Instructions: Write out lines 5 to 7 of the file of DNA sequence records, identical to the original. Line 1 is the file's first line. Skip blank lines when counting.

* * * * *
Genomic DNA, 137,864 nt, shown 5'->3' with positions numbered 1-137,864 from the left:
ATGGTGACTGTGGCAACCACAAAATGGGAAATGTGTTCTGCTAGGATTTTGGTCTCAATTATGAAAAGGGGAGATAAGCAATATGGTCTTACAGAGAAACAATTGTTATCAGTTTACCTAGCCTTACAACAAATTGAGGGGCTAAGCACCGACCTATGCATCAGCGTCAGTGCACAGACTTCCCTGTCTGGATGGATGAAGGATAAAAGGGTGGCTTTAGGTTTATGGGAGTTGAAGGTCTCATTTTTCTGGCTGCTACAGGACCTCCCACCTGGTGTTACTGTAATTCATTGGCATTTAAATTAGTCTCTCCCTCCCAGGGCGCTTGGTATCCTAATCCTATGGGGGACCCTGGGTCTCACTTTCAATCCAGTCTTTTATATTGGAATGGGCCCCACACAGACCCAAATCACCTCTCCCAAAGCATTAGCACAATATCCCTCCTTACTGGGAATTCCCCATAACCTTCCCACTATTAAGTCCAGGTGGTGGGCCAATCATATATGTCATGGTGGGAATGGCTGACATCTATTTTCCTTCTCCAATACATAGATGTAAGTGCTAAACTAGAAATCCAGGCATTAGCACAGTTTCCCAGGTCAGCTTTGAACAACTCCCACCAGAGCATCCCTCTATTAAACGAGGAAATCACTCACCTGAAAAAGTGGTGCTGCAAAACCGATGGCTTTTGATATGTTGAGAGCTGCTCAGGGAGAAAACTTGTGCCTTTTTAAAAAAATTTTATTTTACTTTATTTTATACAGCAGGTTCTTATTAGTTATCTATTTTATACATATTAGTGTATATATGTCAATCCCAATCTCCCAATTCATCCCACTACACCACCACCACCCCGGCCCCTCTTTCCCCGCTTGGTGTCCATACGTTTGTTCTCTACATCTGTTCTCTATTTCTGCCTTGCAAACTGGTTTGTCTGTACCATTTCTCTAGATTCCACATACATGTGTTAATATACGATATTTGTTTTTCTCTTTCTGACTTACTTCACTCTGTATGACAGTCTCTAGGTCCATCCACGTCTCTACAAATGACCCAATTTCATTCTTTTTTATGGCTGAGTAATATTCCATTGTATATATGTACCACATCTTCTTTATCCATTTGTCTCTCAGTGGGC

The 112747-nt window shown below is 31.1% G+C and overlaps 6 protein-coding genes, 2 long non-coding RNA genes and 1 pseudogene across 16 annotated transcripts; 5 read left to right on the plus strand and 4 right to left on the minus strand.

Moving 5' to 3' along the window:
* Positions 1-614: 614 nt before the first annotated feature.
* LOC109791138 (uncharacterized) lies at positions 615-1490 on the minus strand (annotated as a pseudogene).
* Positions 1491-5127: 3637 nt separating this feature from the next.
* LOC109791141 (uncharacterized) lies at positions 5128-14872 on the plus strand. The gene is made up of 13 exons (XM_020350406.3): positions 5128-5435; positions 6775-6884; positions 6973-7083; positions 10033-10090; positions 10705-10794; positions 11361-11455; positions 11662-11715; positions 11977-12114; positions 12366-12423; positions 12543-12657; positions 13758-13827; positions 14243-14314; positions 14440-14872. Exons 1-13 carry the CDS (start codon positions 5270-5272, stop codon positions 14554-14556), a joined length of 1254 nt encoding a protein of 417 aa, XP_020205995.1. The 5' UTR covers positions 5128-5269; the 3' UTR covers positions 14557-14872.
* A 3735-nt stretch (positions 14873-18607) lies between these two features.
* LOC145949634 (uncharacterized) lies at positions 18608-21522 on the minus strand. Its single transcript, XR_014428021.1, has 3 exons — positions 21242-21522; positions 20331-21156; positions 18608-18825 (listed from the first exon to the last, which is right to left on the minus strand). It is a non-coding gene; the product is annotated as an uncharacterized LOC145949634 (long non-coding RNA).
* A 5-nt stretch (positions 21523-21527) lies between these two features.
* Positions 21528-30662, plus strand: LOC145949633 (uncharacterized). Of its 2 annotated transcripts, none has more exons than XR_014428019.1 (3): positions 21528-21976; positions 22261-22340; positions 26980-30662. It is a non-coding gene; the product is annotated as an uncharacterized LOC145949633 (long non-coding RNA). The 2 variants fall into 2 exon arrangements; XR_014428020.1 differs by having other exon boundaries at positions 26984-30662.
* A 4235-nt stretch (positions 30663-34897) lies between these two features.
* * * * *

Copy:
* Positions 1-614: 614 nt before the first annotated feature.
* LOC109791138 (uncharacterized) lies at positions 615-1490 on the minus strand (annotated as a pseudogene).
* Positions 1491-5127: 3637 nt separating this feature from the next.